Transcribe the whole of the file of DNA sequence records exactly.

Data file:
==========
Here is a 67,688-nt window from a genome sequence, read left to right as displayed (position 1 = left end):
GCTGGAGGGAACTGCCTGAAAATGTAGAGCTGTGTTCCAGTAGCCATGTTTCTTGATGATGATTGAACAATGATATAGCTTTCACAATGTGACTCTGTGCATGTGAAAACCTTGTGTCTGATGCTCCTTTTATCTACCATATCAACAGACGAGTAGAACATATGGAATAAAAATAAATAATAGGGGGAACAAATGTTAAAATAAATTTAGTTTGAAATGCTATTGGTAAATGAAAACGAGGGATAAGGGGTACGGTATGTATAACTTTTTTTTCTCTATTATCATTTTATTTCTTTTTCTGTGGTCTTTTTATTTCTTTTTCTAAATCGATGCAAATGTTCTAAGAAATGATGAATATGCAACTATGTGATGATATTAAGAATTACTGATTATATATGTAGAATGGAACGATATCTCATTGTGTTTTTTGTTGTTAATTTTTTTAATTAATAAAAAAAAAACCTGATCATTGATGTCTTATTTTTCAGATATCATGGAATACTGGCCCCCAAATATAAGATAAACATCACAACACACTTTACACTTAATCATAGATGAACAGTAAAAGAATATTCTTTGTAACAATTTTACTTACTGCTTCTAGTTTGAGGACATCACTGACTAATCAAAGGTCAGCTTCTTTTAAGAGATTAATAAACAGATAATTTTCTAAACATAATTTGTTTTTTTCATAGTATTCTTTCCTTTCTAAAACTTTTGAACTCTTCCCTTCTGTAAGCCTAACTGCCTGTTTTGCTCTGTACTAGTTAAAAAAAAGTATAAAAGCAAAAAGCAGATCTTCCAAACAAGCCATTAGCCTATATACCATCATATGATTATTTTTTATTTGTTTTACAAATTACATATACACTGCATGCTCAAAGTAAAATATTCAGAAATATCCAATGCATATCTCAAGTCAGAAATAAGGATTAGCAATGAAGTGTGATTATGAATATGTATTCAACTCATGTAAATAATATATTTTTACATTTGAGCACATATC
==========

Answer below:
Here is a 67,688-nt window from a genome sequence, read left to right as displayed (position 1 = left end):
GCTGGAGGGAACTGCCTGAAAATGTAGAGCTGTGTTCCAGTAGCCATGTTTCTTGATGATGATTGAACAATGATATAGCTTTCACAATGTGACTCTGTGCATGTGAAAACCTTGTGTCTGATGCTCCTTTTATCTACCATATCAACAGACGAGTAGAACATATGGAATAAAAATAAATAATAGGGGGAACAAATGTTAAAATAAATTTAGTTTGAAATGCTATTGGTAAATGAAAACGAGGGATAAGGGGTACGGTATGTATAACTTTTTTTTCTCTATTATCATTTTATTTCTTTTTCTGTGGTCTTTTTATTTCTTTTTCTAAATCGATGCAAATGTTCTAAGAAATGATGAATATGCAACTATGTGATGATATTAAGAATTACTGATTATATATGTAGAATGGAACGATATCTCATTGTGTTTTTTGTTGTTAATTTTTTTAATTAATAAAAAAAAAACCTGATCATTGATGTCTTATTTTTCAGATATCATGGAATACTGGCCCCCAAATATAAGATAAACATCACAACACACTTTACACTTAATCATAGATGAACAGTAAAAGAATATTCTTTGTAACAATTTTACTTACTGCTTCTAGTTTGAGGACATCACTGACTAATCAAAGGTCAGCTTCTTTTAAGAGATTAATAAACAGATAATTTTCTAAACATAATTTGTTTTTTTCATAGTATTCTTTCCTTTCTAAAACTTTTGAACTCTTCCCTTCTGTAAGCCTAACTGCCTGTTTTGCTCTGTACTAGTTAAAAAAAAGTATAAAAGCAAAAAGCAGATCTTCCAAACAAGCCATTAGCCTATATACCATCATATGATTATTTTTTATTTGTTTTACAAATTACATATACACTGCATGCTCAAAGTAAAATATTCAGAAATATCCAATGCATATCTCAAGTCAGAAATAAGGATTAGCAATGAAGTGTGATTATGAATATGTATTCAACTCATGTAAATAATATATTTTTACATTTGAGCACATATC